Friday June 24 was a difficult day for the coalition government. Up to 37 people died in an action by the Moroccan gendarmerie trying to cross into Spanish territory through the Melilla fence that morning. During that afternoon and until late at night, the PSOE and United We Can were sitting at a negotiating table to close the measures for the extension of the so-called anti-crisis decree.
They did not succeed, and on Saturday morning, a few minutes before the Council of Ministers that had to approve the rule began, it was not clear that measures such as the 200 euro check for the most vulnerable families were going to come out.
Finally, an agreement was reached on the horn, and the decree included all the protection measures that United We Can and some partners of the Government, such as EH Bildu, had put on the table (reduction of the transport credit, the check, the rise of 15% of non-contributory pensions…).
Pedro Sánchez went to the press room at La Moncloa to give an account of the decree and to explain that, although finally the tax on the large electricity companies will not arrive until the beginning of next year, the Executive is convinced that these corporations should contribute more for their extraordinary benefits. “Those who obtain indirect profits from this price increase have to contribute additionally to the collective effort. We are a community, not a sum of individuals,” he said.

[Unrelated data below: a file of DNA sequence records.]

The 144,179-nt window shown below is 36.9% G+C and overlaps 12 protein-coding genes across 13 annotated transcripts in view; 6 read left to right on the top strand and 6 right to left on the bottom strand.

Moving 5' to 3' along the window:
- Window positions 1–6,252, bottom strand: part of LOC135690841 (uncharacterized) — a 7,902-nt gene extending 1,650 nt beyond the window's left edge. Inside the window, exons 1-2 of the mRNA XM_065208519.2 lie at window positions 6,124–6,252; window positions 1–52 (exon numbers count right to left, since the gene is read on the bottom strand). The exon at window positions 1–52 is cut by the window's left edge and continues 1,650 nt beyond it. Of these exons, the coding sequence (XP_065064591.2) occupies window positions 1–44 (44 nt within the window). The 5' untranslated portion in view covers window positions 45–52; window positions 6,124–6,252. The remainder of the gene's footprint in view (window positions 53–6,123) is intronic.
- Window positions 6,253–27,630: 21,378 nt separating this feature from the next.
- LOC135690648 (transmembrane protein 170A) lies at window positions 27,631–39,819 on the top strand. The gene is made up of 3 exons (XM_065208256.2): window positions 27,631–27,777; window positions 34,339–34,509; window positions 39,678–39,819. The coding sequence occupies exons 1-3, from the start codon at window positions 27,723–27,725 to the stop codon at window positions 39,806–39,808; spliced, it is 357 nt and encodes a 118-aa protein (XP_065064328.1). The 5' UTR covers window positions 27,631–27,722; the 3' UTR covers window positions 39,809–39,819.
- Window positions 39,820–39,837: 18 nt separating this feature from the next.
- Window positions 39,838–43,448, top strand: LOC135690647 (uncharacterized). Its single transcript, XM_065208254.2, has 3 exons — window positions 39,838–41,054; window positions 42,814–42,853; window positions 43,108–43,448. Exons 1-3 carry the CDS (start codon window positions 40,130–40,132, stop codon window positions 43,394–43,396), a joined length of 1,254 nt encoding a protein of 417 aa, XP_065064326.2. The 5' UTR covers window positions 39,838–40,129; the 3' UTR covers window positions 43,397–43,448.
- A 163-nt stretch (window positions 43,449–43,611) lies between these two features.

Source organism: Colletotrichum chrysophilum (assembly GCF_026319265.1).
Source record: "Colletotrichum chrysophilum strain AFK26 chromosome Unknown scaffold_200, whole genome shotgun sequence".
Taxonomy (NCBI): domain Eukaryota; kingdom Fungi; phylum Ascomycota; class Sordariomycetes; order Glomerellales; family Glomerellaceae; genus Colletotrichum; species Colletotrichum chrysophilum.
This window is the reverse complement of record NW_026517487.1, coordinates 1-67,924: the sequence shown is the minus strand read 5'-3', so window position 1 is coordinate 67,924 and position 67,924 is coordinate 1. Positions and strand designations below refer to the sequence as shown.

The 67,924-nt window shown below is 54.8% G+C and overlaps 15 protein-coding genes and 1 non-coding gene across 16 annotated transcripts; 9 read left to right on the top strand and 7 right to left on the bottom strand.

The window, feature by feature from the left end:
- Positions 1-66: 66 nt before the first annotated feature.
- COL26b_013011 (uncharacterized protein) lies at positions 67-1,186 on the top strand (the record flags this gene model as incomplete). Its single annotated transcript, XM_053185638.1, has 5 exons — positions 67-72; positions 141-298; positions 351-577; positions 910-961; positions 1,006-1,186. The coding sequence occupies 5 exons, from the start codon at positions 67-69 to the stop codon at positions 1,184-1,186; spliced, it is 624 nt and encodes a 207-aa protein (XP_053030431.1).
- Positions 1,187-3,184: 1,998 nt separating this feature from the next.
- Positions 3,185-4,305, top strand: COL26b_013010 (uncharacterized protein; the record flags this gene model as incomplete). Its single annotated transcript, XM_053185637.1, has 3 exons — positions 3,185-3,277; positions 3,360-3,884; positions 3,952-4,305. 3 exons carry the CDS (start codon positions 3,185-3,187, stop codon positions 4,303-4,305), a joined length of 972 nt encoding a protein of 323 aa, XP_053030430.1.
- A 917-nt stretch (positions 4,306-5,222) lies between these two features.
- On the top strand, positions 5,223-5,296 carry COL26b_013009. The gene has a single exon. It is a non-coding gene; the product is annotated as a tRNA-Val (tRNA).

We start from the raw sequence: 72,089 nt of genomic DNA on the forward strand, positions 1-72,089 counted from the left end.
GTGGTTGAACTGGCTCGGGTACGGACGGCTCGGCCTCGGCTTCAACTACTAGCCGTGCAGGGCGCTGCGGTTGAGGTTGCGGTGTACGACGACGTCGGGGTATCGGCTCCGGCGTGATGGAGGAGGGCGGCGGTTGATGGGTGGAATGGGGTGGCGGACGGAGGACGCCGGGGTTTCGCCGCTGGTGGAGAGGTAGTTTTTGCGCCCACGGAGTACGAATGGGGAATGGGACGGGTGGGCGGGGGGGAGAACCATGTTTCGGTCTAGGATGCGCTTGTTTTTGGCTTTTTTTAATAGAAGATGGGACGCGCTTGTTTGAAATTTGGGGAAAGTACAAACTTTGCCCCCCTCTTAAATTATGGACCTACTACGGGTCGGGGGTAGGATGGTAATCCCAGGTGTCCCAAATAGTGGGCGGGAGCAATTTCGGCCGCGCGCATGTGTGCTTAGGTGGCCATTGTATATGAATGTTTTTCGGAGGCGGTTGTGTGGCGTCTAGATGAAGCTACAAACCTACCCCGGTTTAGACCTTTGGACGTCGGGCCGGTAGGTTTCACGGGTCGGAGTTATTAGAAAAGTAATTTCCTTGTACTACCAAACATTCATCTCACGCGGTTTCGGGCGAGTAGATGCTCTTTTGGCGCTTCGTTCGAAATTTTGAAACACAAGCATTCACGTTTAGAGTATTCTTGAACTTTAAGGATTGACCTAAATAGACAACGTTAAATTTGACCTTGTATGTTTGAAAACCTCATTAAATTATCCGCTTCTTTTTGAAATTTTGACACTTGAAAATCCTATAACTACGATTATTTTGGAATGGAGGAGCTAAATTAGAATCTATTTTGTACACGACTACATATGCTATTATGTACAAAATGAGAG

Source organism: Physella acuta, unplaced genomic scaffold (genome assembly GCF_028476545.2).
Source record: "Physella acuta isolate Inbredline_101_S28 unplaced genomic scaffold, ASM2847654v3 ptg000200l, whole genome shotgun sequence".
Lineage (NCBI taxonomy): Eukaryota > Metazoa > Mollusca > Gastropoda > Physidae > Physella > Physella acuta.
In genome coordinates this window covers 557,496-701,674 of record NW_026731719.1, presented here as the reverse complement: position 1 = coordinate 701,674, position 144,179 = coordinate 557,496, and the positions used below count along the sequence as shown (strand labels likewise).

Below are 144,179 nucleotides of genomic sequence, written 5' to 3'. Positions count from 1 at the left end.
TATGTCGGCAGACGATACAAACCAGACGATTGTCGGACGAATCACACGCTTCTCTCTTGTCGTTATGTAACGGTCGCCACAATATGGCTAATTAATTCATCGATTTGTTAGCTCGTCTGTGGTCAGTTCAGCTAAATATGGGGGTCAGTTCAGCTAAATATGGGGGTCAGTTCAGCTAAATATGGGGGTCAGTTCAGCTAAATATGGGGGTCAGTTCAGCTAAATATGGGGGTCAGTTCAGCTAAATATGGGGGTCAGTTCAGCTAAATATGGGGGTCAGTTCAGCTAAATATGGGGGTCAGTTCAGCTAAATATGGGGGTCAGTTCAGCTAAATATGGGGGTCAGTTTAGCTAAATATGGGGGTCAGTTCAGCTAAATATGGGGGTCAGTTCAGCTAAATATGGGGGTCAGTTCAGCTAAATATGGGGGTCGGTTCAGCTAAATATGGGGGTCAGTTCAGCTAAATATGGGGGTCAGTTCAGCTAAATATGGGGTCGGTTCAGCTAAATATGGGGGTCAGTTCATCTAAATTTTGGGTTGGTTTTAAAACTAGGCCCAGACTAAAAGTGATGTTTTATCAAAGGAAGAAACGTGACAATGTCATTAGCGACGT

The extension of the anti-crisis plan was not another decree for the coalition government. Beyond the scope and coverage of its measures at a time of historical growth in prices and loss of purchasing power of citizens, it represented the first political action of the Executive after the failure of PSOE and United We Can (as well as the left in general) in the Andalusian elections, which seems to have confirmed the boom of the right that is currently being experienced.
But the impact on the political agenda of this rule and Sánchez’s message about the benefits of electricity companies were almost completely overshadowed by two words pronounced by the president. “well resolved“; This is how the leader of the Executive referred to the incident that ended with the death of 37 people at the Melilla fence after a Moroccan police action that, at least for now, is as controversial as it is opaque.
NATO will continue to be very present in the coming weeks
On Monday, the incident of the fence continued to be discussed, and the issue shared prominence with the other big topic of the week: the NATO summit held in Madrid. In this city, which has had one of the largest police deployments in history in recent days, Sánchez and Joe Biden agreed to reinforce the United States military presence in Spanish territory by equipping the Rota naval base (Cádiz) with more troops.
The reaction of the president (and also of the Minister of the Interior, Fernando Grande-Marlaska) to the massacre in Melilla and the agreements within NATO and with the United States to increase the defense budget and reinforce the presence of military personnel and weapons They have set off the alarms of United We Can.